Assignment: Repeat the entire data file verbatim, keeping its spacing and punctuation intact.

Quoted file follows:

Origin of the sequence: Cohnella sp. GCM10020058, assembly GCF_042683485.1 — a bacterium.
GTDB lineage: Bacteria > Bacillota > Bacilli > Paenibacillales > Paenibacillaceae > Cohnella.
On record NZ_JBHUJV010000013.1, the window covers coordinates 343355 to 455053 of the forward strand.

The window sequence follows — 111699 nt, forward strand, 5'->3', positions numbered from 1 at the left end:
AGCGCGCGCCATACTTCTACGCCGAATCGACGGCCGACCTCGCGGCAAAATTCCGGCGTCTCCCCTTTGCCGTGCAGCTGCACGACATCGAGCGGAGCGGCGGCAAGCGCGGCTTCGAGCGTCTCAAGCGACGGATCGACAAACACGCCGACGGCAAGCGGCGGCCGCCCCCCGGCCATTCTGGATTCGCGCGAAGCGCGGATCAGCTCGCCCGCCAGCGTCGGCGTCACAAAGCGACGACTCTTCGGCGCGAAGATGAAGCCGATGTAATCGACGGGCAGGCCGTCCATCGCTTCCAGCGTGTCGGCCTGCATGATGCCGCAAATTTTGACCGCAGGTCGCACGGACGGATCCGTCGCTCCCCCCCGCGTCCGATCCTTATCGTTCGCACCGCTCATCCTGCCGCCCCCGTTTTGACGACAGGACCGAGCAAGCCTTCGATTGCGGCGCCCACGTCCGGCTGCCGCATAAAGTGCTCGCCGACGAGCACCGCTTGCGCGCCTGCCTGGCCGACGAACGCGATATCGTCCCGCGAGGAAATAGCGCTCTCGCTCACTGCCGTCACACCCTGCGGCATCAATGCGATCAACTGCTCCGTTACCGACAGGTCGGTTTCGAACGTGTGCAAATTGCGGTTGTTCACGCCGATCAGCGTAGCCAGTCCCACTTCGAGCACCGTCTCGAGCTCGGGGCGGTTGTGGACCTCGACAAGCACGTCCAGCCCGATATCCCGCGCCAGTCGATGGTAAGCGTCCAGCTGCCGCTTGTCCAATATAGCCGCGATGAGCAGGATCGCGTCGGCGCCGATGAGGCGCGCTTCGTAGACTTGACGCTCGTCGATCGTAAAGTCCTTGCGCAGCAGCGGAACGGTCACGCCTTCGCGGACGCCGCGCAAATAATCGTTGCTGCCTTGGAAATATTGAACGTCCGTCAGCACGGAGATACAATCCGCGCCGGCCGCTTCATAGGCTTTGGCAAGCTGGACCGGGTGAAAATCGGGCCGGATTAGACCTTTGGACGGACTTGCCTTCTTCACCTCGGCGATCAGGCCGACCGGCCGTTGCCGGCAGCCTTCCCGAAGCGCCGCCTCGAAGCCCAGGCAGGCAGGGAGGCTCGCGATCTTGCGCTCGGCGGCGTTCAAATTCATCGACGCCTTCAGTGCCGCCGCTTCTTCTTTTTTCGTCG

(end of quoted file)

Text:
Origin of the sequence: Cohnella sp. GCM10020058, assembly GCF_042683485.1 — a bacterium.
GTDB lineage: Bacteria > Bacillota > Bacilli > Paenibacillales > Paenibacillaceae > Cohnella.
On record NZ_JBHUJV010000013.1, the window covers coordinates 343355 to 455053 of the forward strand.

The window sequence follows — 111699 nt, forward strand, 5'->3', positions numbered from 1 at the left end:
AGCGCGCGCCATACTTCTACGCCGAATCGACGGCCGACCTCGCGGCAAAATTCCGGCGTCTCCCCTTTGCCGTGCAGCTGCACGACATCGAGCGGAGCGGCGGCAAGCGCGGCTTCGAGCGTCTCAAGCGACGGATCGACAAACACGCCGACGGCAAGCGGCGGCCGCCCCCCGGCCATTCTGGATTCGCGCGAAGCGCGGATCAGCTCGCCCGCCAGCGTCGGCGTCACAAAGCGACGACTCTTCGGCGCGAAGATGAAGCCGATGTAATCGACGGGCAGGCCGTCCATCGCTTCCAGCGTGTCGGCCTGCATGATGCCGCAAATTTTGACCGCAGGTCGCACGGACGGATCCGTCGCTCCCCCCCGCGTCCGATCCTTATCGTTCGCACCGCTCATCCTGCCGCCCCCGTTTTGACGACAGGACCGAGCAAGCCTTCGATTGCGGCGCCCACGTCCGGCTGCCGCATAAAGTGCTCGCCGACGAGCACCGCTTGCGCGCCTGCCTGGCCGACGAACGCGATATCGTCCCGCGAGGAAATAGCGCTCTCGCTCACTGCCGTCACACCCTGCGGCATCAATGCGATCAACTGCTCCGTTACCGACAGGTCGGTTTCGAACGTGTGCAAATTGCGGTTGTTCACGCCGATCAGCGTAGCCAGTCCCACTTCGAGCACCGTCTCGAGCTCGGGGCGGTTGTGGACCTCGACAAGCACGTCCAGCCCGATATCCCGCGCCAGTCGATGGTAAGCGTCCAGCTGCCGCTTGTCCAATATAGCCGCGATGAGCAGGATCGCGTCGGCGCCGATGAGGCGCGCTTCGTAGACTTGACGCTCGTCGATCGTAAAGTCCTTGCGCAGCAGCGGAACGGTCACGCCTTCGCGGACGCCGCGCAAATAATCGTTGCTGCCTTGGAAATATTGAACGTCCGTCAGCACGGAGATACAATCCGCGCCGGCCGCTTCATAGGCTTTGGCAAGCTGGACCGGGTGAAAATCGGGCCGGATTAGACCTTTGGACGGACTTGCCTTCTTCACCTCGGCGATCAGGCCGACCGGCCGTTGCCGGCAGCCTTCCCGAAGCGCCGCCTCGAAGCCCAGGCAGGCAGGGAGGCTCGCGATCTTGCGCTCGGCGGCGTTCAAATTCATCGACGCCTTCAGTGCCGCCGCTTCTTCTTTTTTCGTCG